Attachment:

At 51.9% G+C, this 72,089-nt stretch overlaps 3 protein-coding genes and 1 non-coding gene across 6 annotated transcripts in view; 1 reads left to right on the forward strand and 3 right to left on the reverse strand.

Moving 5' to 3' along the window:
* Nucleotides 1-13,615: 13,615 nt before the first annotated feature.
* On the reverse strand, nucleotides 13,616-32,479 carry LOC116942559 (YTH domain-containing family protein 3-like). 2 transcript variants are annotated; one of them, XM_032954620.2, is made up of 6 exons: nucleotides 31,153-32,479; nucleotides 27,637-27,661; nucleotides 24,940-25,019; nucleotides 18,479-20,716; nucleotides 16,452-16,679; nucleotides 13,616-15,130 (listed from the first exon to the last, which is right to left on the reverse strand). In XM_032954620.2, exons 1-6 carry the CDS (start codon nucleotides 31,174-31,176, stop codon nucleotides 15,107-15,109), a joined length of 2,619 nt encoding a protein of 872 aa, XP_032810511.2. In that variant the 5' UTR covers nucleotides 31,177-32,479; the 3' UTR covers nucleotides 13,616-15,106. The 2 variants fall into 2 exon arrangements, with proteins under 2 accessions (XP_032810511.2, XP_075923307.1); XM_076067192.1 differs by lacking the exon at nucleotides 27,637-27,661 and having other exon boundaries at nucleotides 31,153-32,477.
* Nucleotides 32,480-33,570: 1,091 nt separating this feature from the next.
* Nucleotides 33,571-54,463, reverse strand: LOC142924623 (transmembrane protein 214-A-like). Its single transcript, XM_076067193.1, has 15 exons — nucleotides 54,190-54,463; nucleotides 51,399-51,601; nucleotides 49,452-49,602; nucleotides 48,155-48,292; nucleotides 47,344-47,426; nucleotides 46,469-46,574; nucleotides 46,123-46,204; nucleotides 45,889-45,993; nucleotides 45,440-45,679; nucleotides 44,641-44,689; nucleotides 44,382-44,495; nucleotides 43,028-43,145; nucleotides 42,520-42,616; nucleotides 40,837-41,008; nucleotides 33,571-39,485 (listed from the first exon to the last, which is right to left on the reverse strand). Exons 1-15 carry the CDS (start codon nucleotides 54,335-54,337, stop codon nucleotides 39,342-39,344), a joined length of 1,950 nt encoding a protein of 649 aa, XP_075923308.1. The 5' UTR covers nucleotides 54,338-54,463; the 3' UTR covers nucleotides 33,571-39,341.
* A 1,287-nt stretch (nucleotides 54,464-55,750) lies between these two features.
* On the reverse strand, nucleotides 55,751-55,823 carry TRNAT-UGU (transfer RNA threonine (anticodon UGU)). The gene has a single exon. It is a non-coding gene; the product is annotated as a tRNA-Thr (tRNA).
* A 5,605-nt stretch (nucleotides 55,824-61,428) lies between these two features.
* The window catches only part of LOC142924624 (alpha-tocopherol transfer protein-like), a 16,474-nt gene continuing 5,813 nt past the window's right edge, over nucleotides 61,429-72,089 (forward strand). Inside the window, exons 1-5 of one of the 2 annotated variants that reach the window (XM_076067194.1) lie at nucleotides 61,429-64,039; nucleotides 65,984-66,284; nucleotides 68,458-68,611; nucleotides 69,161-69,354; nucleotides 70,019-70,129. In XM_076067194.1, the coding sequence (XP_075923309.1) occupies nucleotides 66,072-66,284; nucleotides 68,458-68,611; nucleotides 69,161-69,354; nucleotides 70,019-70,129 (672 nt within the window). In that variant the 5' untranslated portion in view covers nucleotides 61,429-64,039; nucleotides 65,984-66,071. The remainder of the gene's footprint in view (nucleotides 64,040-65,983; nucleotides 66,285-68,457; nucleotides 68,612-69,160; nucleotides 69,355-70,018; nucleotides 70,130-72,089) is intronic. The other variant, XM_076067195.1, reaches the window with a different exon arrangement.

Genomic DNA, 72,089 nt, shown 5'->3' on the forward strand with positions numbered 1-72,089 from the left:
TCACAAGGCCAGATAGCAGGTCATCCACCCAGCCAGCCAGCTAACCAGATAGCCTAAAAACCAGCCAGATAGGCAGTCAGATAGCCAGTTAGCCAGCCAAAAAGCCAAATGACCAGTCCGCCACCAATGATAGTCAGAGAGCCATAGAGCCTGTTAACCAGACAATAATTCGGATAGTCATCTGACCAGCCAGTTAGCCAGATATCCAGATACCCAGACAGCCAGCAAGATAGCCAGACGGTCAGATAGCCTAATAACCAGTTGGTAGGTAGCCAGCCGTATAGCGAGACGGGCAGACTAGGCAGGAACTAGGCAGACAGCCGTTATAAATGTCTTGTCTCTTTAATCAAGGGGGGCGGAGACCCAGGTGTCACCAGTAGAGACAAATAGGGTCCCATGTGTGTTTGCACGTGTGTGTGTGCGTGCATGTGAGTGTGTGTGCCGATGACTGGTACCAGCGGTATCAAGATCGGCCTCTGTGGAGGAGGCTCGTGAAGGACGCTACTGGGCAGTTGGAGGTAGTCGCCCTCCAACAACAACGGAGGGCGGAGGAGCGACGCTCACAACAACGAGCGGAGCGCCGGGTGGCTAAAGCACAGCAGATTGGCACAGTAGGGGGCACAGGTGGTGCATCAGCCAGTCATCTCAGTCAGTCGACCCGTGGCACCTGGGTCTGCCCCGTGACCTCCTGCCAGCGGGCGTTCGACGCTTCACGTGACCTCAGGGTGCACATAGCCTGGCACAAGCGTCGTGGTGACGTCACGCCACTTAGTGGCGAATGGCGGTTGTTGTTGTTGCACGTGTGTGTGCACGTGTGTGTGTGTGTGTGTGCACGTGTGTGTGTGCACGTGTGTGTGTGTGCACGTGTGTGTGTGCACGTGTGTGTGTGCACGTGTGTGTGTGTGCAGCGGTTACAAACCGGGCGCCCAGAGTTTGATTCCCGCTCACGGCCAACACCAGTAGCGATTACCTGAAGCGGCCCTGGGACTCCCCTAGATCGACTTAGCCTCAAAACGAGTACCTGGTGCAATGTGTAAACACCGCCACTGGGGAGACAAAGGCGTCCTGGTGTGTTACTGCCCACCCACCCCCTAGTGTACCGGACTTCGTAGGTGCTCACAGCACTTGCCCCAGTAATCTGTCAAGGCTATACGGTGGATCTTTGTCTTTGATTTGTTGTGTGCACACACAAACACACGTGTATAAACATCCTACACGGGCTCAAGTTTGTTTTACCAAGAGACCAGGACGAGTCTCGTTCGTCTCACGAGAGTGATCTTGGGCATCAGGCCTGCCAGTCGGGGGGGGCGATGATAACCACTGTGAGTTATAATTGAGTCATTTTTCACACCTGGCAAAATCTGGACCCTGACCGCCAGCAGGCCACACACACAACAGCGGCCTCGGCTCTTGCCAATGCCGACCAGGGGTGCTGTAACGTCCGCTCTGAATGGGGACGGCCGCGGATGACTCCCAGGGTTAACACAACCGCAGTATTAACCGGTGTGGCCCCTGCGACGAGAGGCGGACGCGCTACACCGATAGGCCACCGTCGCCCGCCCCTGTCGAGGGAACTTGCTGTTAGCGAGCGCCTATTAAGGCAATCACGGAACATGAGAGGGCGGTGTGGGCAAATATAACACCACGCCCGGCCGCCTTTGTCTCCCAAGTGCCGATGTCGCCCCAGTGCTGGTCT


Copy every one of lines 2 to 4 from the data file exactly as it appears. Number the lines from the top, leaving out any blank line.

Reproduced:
Moving 5' to 3' along the window:
* Nucleotides 1-13,615: 13,615 nt before the first annotated feature.
* On the reverse strand, nucleotides 13,616-32,479 carry LOC116942559 (YTH domain-containing family protein 3-like). 2 transcript variants are annotated; one of them, XM_032954620.2, is made up of 6 exons: nucleotides 31,153-32,479; nucleotides 27,637-27,661; nucleotides 24,940-25,019; nucleotides 18,479-20,716; nucleotides 16,452-16,679; nucleotides 13,616-15,130 (listed from the first exon to the last, which is right to left on the reverse strand). In XM_032954620.2, exons 1-6 carry the CDS (start codon nucleotides 31,174-31,176, stop codon nucleotides 15,107-15,109), a joined length of 2,619 nt encoding a protein of 872 aa, XP_032810511.2. In that variant the 5' UTR covers nucleotides 31,177-32,479; the 3' UTR covers nucleotides 13,616-15,106. The 2 variants fall into 2 exon arrangements, with proteins under 2 accessions (XP_032810511.2, XP_075923307.1); XM_076067192.1 differs by lacking the exon at nucleotides 27,637-27,661 and having other exon boundaries at nucleotides 31,153-32,477.